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  • Biliteracy and language development in Samoan bilingual classrooms: The effects of increasing English reading comprehension

    Amituanai-Toloa, Meaola; McNaughton, Stuart; Lai, Mei (2009)

    Journal article
    The University of Auckland Library

    This paper addresses an area of international concern, the need to enhance the development in reading comprehension for English Language Learners. We report results of an intervention to raise achievement in English (L2) in Samoan bilingual classrooms for 9 to 13 year old Samoan children. The general aim was to examine patterns of biliteracy and language development exploring relationships between targeted changes in L2 and levels of language and literacy in L1 (Samoan) in this special intervention context. The intervention results in substantially increased levels of L2 reading comprehension over two years compared with English medium Samoan children and reduced the ???lag??? in gains in L2 reading comprehension in bilingual classrooms apparent in baseline measures at the beginning. As predicted here was a strong relationship between L1 oral language levels and L1 reading comprehension. But there was no relationship between L1 oral levels and L2 reading comprehension levels. However, there was a significant positive relationship between L2 reading comprehension and L1 reading comprehension. This study suggests the possibility of transfer from L2 to L1 in reading comprehension. Given the nature of the intervention it appears the possible transfer would be likely due to specific aspects of instruction in this special bilingual context.

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  • Sustained acceleration of achievement in reading comprehension: The New Zealand experience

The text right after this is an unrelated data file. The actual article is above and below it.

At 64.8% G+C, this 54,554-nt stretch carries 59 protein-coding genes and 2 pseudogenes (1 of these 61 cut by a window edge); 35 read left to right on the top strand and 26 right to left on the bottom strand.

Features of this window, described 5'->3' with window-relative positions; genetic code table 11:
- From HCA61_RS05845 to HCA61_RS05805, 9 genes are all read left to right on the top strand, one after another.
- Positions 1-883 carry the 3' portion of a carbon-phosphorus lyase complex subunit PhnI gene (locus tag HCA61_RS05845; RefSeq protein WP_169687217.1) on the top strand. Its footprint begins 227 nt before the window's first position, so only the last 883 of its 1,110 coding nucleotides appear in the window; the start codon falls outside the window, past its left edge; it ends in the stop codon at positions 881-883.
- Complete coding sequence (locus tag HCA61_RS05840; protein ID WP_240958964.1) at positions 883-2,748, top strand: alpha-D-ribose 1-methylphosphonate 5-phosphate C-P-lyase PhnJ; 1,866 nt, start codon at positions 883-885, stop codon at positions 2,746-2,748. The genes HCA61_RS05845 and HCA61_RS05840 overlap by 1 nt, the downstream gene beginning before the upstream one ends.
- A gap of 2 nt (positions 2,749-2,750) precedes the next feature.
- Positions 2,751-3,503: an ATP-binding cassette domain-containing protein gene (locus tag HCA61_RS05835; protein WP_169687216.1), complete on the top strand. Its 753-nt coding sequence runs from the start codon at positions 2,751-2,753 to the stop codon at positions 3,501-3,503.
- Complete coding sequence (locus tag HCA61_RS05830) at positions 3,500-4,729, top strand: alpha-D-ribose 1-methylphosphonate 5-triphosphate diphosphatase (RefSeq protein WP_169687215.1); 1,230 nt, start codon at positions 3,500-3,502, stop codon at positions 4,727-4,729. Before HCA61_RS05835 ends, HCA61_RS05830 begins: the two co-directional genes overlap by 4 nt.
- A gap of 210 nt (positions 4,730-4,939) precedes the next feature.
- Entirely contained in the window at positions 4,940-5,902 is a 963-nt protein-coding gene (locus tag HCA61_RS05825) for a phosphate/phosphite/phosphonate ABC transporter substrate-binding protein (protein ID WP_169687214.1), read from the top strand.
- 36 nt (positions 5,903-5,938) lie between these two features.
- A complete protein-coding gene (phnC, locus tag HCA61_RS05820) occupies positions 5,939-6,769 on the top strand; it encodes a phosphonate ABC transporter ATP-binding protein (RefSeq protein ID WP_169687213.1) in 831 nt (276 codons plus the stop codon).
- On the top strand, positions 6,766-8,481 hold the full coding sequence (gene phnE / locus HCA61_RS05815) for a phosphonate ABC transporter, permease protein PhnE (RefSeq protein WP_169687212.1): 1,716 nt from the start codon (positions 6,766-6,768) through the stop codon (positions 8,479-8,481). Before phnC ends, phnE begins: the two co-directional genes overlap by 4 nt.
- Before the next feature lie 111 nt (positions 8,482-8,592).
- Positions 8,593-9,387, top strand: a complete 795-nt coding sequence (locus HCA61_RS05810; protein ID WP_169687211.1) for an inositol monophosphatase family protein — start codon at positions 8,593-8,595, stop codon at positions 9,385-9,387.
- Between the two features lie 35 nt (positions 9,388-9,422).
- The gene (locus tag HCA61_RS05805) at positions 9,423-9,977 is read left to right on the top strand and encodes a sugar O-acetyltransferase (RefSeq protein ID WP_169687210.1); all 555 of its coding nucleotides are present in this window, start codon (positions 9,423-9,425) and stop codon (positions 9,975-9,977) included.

Lai, Mei; McNaughton, Stuart; Amituanai-Toloa, Meaola; Turner, Thomas; Hsiao, Selena (2009)

    Journal article
    The University of Auckland Library

    Schools with primarily indigenous and ethnic minorities in low socioeconomic areas have long been associated with low levels of achievement, particularly in literacy. This is true for New Zealand despite high levels of reading comprehension by international comparisons (e.g., PISA). Recent reviews of schooling improvement suggest small gains over the short term are possible with well-designed interventions, but for children in the middle primary school years, the criterion against which effective interventions need to be judged is sustained and systematic acceleration across levels of achievement in order to achieve equitable distributions of achievement. Plotting gains across time is also needed to examine whether "summer effects" can be overcome. The present quasi-experimental design study was a three-year research and development collaboration among schools, government, and researchers to raise reading comprehension through critical discussions of achievement and teacher observation data and linking research on effective comprehension practices to specific needs. The collaboration resulted in increased rates of achievement that were variable but sustained across three years. The growth model showed a step-like pattern with rapid gains over school months and a plateau over summer. Over three years this represented an average achievement gain across cohorts followed longitudinally of one year's progress in addition to expected progress over that period with stanine effect sizes of d = 0.62. The results show the significance of testing effects against the criterion of sustained and systematic achievement and the need to examine growth over multiple calendar years to better represent the pattern of gains.

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  • Pasifika Education: Historical themes

    Airini; Leaupepe, M; Sauni Seiuli Luama, SLM; Tuafuti, Patisepa; Amituanai-Toloa, Meaola (2009)

    Book item
    The University of Auckland Library

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  • Pasifika Education: Historical foundations for success

    Airini; Leaupepe, M; Sauni Seiuli Luama, SLM; Tuafuti, Patisepa; Amituanai-Toloa, Meaola (2009)

    Book item
    The University of Auckland Library

    Contributed 90% to chapter on historical foundations of Pasifika education.